measure the chemicals that are produced when phthalates are
processed by a human liver and kidney. By this means, Brock could
be sure his team was measuring human exposures to phthalates and
not merely contamination introduced into samples from laboratory
equipment.

Brock tested for and found seven phthalate metabolites in human
urine. The four phthalate metabolites found at the highest levels
came from DEHP, DEP (diethyl phthalate), BzBP (butyl benzyl
phthalate) and DBP (di-N-butyl phthalate). "From a public health
perspective, these data provide evidence that phthalate exposure
is higher and more common than previously suspected," Brock and
his colleagues concluded.[6] They offered additional reasons for
concern:

** The highest phthalate levels were measured among women of
child-bearing age (20 to 40) -- about 50% higher than among
groups of different age and gender.

** DEHP, DBP and BzBP are known to cause birth defects in
laboratory animals. (Note that BzBP is sometimes known as butyl
benzyl phthalate, or BBP.)

** DBP is toxic to the testicles.

** The metabolites of BzBP and DEHP that Brock measured are toxic
to sertoli cells (the cells that produce sperm). Next month a new
study will conclude once again that for three decades there has
been a steady (1.5% per year) decline in the quantity of sperm
produced by men living in industrialized countries.[8] No one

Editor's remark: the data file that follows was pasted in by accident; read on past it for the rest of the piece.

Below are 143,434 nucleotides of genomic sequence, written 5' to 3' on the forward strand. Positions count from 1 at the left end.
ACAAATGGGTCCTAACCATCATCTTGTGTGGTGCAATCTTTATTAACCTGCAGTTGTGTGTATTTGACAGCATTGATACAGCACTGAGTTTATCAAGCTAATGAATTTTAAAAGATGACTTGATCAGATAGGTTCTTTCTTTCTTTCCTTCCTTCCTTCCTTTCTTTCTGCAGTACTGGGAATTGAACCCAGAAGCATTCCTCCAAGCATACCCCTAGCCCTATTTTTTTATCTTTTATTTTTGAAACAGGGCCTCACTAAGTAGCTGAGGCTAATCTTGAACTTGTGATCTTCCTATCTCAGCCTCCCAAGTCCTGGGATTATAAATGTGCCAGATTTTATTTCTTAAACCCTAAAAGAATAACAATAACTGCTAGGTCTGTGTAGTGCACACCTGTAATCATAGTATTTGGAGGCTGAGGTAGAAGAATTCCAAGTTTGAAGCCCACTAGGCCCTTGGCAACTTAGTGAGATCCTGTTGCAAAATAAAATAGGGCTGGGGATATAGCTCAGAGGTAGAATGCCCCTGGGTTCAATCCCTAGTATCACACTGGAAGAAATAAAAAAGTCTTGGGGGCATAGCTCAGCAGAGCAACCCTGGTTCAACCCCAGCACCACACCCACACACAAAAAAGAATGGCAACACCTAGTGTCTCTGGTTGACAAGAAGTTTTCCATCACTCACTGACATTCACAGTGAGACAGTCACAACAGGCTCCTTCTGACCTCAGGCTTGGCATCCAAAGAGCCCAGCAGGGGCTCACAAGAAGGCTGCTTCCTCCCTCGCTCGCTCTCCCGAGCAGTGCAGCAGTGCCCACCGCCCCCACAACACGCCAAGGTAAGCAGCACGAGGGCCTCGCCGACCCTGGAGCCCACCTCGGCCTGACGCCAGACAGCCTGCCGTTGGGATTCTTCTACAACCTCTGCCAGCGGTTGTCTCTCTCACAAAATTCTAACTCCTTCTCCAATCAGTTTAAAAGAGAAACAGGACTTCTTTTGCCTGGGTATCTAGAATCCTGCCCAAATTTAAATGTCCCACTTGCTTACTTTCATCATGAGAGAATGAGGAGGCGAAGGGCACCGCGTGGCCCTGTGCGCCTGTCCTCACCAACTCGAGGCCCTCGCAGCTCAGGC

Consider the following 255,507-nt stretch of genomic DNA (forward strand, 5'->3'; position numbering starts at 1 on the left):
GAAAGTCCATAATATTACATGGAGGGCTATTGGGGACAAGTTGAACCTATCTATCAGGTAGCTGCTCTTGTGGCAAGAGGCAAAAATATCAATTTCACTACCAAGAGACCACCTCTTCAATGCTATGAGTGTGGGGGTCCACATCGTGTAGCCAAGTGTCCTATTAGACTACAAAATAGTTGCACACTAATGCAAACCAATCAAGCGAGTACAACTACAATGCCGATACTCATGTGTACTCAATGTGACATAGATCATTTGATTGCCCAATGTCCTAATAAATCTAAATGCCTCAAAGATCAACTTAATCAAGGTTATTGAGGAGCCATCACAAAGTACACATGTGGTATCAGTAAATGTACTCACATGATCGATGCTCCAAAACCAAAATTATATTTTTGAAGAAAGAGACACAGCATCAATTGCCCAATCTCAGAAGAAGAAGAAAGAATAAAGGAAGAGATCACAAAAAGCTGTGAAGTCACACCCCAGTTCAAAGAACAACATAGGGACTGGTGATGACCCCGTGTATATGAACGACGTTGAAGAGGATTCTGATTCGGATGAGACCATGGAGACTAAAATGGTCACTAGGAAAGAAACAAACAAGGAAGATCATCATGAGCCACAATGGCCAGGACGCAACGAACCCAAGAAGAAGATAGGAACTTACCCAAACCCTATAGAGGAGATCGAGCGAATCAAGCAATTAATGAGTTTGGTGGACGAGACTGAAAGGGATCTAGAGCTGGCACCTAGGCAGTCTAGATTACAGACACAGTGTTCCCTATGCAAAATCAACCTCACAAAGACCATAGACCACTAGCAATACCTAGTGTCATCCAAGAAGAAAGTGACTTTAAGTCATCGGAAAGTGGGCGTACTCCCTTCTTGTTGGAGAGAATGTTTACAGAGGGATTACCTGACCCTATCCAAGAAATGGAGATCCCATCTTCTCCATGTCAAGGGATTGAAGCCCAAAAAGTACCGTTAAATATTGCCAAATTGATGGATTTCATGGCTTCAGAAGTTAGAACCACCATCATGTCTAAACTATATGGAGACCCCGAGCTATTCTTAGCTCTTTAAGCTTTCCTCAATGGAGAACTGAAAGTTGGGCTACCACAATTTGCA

knows if exposure to phthalates is involved in the decline.

** Administration of DBP and DEHP to pregnant rats interferes
with the fetal development of male rats. DBP is widely used in
perfumes, nail polishes, and hair sprays, allowing for efficient
absorption through the lungs.

Phthalates were recently measured in baby food and infant
formula.[9]

The National Research Council (NRC) (of the National Academy of
Sciences) discussed two phthalates in its July, 1999, study of
endocrine-disrupting chemicals (see REHW #665 ). The NRC noted
that female rats exposed to BzBP in water prior to mating
produced male offspring with significantaly smaller-than-average
testicles, and reduced sperm counts.[10,pg.21] A subsequent
attempt to reproduce this experiment failed to achieve the same
results, for reasons that remain unknown.

The NRC also noted that DBP has been shown in several animal
studies to cause atrophy of the testicles, and destruction of
sertoli cells (the cells that produce sperm). A multigenerational
study concluded that "DBP is a reproductive and developmental
toxicant to both adult and developing rats and that DBP had